President Gerald Ford

I miss Gerald Ford.

When Ford was president, the world was still largely black and white. I’m not engaging in whimsy, longing for those golden days of yesteryear. Nah. Nostalgia isn’t what it used to be.

What I mean by black and white is that, literally, the world was reported in black and white. My newspapers were printed in black and white. And Gerald Ford appeared on my television in black and white. He did bring us to the precipice of the world of color, however. The day after he was sworn in as president, the Pittsburgh Press (Defunctus est, R.I.P.) printed his picture in color on page one. That’s the first color image I remember on the cover of a newspaper. Ever.

But, the next day, the world was back to black and white.

I know that pardoning Richard Nixon was controversial. I know I too felt betrayed that Nixon was let off so easy. But I don’t agree with these guys that Nixon’s pardon had some ill-effect on the possible impeachment of George W. Bush:

If we look at the remainder of the 1970’s it is certainly possible that the country was calmer than if faced with the trial and possible imprisonment of a former President. However it is not the 1970’s I am concerned about now but the present. The pardon established a terrible precedent that the President is above the law and should not be punished for crimes because it would be too hard on the country.

No, I disagree that that action had such an adverse effect on any possible action against W. If Congress can go after a man for lying about a blowjob and some quick cigar foreplay (who thinks of these things?), then Congress can go after a man for lying about a war.

I disagree with the presumption of some that because we’re on the left, we’re supposed to attack those on the other side of the aisle at all costs. Ford had some redeeming qualities. At the very least, he was great for Chevy Chase. I’ll never forget Chase decorating that Christmas tree on SNL, and falling headfirst into it.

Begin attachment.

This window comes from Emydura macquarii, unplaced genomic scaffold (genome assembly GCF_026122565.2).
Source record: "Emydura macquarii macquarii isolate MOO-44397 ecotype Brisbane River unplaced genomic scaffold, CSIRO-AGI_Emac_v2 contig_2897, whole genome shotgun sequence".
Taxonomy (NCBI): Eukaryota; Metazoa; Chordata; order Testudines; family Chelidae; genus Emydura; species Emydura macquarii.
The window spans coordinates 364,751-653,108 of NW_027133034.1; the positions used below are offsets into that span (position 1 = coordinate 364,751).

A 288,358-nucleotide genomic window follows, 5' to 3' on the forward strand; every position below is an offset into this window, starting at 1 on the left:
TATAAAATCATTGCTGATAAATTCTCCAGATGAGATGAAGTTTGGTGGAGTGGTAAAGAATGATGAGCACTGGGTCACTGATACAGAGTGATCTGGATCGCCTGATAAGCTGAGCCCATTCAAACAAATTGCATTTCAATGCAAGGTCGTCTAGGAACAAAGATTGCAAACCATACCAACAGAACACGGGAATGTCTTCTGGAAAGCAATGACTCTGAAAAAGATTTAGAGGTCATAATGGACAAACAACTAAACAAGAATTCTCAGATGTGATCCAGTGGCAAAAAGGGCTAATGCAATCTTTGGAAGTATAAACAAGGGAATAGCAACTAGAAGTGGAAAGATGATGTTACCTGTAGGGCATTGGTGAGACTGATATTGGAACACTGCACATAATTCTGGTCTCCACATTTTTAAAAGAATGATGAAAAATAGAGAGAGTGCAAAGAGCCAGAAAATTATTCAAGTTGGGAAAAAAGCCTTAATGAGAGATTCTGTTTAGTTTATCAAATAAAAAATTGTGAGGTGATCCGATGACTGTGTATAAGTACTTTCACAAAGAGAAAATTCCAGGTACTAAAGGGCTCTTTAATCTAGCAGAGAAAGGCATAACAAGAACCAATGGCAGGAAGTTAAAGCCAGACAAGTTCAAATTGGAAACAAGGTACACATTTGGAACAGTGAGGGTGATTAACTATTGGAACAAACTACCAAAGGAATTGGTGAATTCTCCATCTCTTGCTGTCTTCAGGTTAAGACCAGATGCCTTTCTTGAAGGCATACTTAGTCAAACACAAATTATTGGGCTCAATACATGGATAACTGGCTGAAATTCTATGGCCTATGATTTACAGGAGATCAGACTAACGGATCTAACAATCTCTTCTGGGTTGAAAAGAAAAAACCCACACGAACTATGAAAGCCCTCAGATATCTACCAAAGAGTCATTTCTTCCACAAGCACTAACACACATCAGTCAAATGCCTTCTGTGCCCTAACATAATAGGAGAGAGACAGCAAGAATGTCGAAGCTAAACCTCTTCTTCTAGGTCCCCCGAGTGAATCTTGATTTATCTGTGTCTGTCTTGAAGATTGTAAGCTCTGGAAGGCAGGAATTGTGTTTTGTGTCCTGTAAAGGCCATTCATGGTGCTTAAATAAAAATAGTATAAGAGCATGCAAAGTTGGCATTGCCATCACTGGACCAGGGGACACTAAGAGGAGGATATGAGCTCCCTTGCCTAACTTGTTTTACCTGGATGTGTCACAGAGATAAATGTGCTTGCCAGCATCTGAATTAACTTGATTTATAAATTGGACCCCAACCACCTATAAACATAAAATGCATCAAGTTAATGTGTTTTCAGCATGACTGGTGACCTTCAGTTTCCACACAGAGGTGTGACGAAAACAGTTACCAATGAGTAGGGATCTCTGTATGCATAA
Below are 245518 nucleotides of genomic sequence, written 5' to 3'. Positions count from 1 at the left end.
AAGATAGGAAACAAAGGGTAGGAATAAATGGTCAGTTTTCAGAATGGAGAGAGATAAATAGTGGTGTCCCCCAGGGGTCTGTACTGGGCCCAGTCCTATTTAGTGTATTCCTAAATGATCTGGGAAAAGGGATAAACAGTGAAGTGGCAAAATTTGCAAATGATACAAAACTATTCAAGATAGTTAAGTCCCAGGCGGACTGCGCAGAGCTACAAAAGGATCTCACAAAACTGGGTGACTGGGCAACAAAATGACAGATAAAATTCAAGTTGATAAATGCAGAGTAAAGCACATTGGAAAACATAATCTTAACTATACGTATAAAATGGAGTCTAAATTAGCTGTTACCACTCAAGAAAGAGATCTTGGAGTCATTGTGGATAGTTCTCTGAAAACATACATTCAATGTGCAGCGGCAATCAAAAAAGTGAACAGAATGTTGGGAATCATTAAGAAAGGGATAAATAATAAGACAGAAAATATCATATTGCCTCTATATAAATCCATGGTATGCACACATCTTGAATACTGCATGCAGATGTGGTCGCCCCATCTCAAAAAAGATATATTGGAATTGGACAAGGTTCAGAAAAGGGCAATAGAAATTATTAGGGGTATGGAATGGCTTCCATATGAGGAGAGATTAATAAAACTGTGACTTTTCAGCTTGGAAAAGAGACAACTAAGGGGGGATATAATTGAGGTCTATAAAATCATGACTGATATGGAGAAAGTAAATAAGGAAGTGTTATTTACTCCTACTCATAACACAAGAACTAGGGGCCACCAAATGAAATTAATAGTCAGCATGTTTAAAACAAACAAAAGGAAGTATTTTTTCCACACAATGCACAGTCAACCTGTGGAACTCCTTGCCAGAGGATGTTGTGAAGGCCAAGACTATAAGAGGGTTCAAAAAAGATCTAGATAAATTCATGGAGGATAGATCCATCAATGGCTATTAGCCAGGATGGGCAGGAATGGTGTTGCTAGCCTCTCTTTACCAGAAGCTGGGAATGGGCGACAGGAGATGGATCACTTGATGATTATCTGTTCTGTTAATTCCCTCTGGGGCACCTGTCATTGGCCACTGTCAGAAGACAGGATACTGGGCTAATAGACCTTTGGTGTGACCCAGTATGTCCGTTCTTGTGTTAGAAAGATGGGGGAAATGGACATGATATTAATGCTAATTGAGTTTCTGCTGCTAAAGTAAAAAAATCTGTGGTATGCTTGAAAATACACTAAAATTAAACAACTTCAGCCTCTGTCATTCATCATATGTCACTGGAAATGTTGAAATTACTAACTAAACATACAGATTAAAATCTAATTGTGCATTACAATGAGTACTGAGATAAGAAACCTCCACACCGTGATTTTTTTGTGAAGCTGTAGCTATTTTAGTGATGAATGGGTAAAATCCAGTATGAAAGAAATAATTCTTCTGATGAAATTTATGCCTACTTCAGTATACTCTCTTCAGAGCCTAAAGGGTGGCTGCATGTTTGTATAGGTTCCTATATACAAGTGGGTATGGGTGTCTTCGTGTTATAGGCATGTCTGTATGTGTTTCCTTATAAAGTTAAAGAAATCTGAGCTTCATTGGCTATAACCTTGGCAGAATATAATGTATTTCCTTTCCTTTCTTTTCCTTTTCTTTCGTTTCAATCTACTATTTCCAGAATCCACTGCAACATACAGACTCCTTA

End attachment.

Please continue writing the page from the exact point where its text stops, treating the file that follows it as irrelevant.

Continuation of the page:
“Live! From New York!…”

But what I most admire Gerald Ford for is his ability to change. I admire his ability to speak out when his party was drifting so radically to the right in recent years. Consider this story published yesterday in eNews Park Forest:

National Gay and Lesbian Task Force Mourns Death of Gerald R. Ford

WASHINGTON, Dec. 27–(ENEWSPF)– The National Gay and Lesbian Task Force mourns the death of former President Gerald R. Ford, who died Tuesday at the age of 93.

Statement by Matt Foreman,
Executive Director National Gay and Lesbian Task Force:

“We mourn the death of former President Gerald R. Ford, a good, decent and principled leader. Because he espoused true conservative values, he consistently advocated for the rights of individuals and condemned those who sought to impose conformity of thought and behavior. These beliefs led him to support women’s rights and to publicly support federal legislation to prohibit anti-gay discrimination in employment. When, in 2001, he said, ‘I think they [same-sex couples] should be treated equally. Period,’ he became the highest-ranking Republican ever to publicly support equal treatment for our families.

“In recent years, he decried the growing coarseness of American politics and called for bipartisan solutions to our nation’s problems, something he always sought while in office.

“We express our condolences to Mrs. Ford, his children and other members of his family and to all who knew and loved him.”

That took chutzpah. That took spunk.

Hell, that took balls. “W” stuffed his crotch and declared victory in Iraq. Phony message. Phony balls. Congress needs ’em some now.

I miss Gerald Ford.